Update: Another Night, Another Horror


You start to think that each day when nothing bad happens is a good day. Last night I was talking to my partner and friends who had been out for meals, and it had been a lovely early summer evening, partly because nothing bad had happened.

That was before 10pm, when three men rampaged through one of the busiest areas of central London and killed seven (so far – the body count is at this moment expected to climb, with many injured).

But what is our response to these attacks meant to be? Keep calm and carry on? How do you tackle homegrown radicals attacking independently without any real organisation and only a sense of grievance? When extremists are reduced to using knives and cars, we know they’re amateurs – but amateurs can still cause terrible damage.

When you start breaking down the stats of the years since the King’s Cross 7/7 bombings, one thing jumps out. All were terrorist converts, not born extremists, and several had established mental problems, from Asperger’s to schizophrenia.

That’s why it’s impossible for us to understand the mindset of someone who would kill children and sacrifice themselves for no real purpose, because the attacks achieve nothing at all.

One of the most disturbing aspects is the lack of consensus at the top level on what to do in the immediate term about the problem. Having embraced multiculturalism, are we now to follow Donald Trump and dismantle it? Surely that will only make things worse?

With an election in the offing and a disastrous exit from Europe barely planned, we’re left with the thought of our negotiators being Theresa May, famously a politician one uses as a load-and-point sniper on specific issues but not a forward-thinking strategist, and Jeremy Corbyn, a backward-looking career apologist who cannot remain stable on a single issue. Nobody else is in the running.

This is not war but a series of uncoordinated copycat crimes, ideas taken up from Nice and Paris, all originally stemming from 9/11 and the discontent leading up to it, an expression of contempt rather than a plan of action. One can’t help feeling that the roots of anger are little different from those of high school snipers.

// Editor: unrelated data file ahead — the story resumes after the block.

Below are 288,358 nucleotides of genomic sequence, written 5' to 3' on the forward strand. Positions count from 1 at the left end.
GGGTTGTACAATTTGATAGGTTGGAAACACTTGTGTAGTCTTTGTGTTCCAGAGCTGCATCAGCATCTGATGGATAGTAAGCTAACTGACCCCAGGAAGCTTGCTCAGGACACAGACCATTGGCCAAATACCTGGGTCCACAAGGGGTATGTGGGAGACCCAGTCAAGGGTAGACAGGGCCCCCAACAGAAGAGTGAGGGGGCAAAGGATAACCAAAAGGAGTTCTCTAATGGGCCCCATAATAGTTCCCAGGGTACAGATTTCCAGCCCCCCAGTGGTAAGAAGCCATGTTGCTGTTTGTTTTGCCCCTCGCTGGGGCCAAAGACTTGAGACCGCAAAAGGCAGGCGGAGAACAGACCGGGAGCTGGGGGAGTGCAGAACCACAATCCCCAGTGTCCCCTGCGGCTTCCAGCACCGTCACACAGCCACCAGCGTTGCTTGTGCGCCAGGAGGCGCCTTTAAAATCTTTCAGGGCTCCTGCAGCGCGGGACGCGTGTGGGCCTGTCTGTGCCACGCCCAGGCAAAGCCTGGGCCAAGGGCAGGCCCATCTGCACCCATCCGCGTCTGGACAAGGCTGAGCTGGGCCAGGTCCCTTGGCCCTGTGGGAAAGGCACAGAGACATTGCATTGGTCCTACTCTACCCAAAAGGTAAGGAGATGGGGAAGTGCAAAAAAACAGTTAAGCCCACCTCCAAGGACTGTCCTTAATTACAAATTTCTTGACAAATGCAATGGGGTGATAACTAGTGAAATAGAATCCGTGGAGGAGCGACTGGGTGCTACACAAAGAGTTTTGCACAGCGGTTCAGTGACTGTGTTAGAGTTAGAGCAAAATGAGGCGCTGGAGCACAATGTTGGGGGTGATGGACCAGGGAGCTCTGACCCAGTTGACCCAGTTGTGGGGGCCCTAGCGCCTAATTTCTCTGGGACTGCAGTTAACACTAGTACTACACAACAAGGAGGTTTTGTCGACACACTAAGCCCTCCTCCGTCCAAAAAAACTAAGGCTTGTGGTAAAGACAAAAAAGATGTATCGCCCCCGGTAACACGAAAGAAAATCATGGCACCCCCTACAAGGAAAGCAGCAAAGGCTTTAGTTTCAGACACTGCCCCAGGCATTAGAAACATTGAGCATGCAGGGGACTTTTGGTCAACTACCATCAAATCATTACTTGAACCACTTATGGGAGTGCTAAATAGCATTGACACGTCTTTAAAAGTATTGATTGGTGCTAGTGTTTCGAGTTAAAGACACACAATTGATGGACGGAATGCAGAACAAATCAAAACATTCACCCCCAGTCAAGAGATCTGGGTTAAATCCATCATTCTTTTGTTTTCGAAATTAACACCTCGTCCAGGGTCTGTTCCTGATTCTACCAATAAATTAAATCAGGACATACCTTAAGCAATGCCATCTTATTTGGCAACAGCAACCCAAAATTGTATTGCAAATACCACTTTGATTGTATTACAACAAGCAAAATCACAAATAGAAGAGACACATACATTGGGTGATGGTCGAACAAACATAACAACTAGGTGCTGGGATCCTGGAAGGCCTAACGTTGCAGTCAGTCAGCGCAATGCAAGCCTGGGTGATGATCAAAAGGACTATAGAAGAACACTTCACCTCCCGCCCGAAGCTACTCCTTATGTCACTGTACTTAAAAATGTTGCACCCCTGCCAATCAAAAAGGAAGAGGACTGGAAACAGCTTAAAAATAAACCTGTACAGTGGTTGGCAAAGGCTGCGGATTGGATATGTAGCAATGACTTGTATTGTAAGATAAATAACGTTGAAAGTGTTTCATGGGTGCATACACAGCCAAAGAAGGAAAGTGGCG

And so we go on, helplessly accepting that this will not change anything, adopting a stoicism that can only allow us to shrug and say ‘How awful’.


26 comments on “Update: Another Night, Another Horror”

  1. Jan says:

    All condolences to the relatives and friends of the victims of this attack. May all the lives shattered by the injuries they have received be healed as best they can be.

    Utmost respect to the L.A.S and police officers who attended this outrage. Particularly the firearms officers who made split second decisions as to tackling suspects,wearing -what turned out to be fake- suicide vests. Somewhere down the line one poor soul will make a wrong decision and be ripped to shreds by the media, the politicos and the chattering people who will never face a decision of the like in their lives.

    Condolences to t

  2. Matt says:

    Well said Jan. Condolences to all those affected.

    Thanks Chris for your post It has helped me understand a little of why these things are happening.

  3. keith page says:

    Just seen a tv clip of Londoner ‘Gerard’ in Borough High Street who fought off armed fanatics with chairs, bottles etc when he saw a young woman being stabbed 10-15 times.If anyone deserves a bravery award, it’s this man.Well done, ‘Gerard’ .

  4. Ian Schofield says:

    Multiculturalism is part of the problem. Having encouraged large numbers of immigrants to lead separate and very different lives we have allowed an alien and backward ideology to take hold that we are now powerless to control. For an excellent insight read Douglas Murray’s new book ‘The Strange Death of Europe’ which details the contribution multiculturalism and post-colonial guilt has made to today’s tragic events. A few vigils and hashtags and then we will move on to the next atrocity. We are engaged in a war that we dare not recognise the very existence of. God bless those involved last night.

  5. admin says:

    Let’s not drag gods into it, Ian. ‘Patriotism is not enough. I must have no hatred or bitterness towards anyone.’ – Dame Edith Cavell.

  6. Ian Schofield says:

    Chris, I think gods were dragged into the tragic events last night with “This is for Allah”.

  7. Steveb says:

    Random thoughts

    The combination of religion and government is always bad news. Islam lends itself to this: See Michael Cook, ancient religions, modern politics.

    The guy behind the Manchester bombing wasn’t a convert, was he. He was from a Libyan exile family.

    It’s tough if not impossible to separate the various strands of Islam from the political situations and cultures whence they come.

  8. Peter Dixon says:

    Excellent clip – the man is obviously behind the whole Trump / Russia thing. Can you believe in your own President? And even if he’s shown to be the biggest idiot on the planet will you still support him?

    Lots of this is a media thing. Go back to the 1970’s and you see the British Government at war with the IRA. The death and destruction, the mistrust, the fear were tangible. But we didn’t have smartphones and the internet to snowball every event into the carnival of horrors we can all see or contribute to on facebook or youtube.

    The IRA was an organisation (that included a bunch of homicidal nutters) with an aim and membership. Eventually an agreement was met and we don’t have precisely the same Irish problem.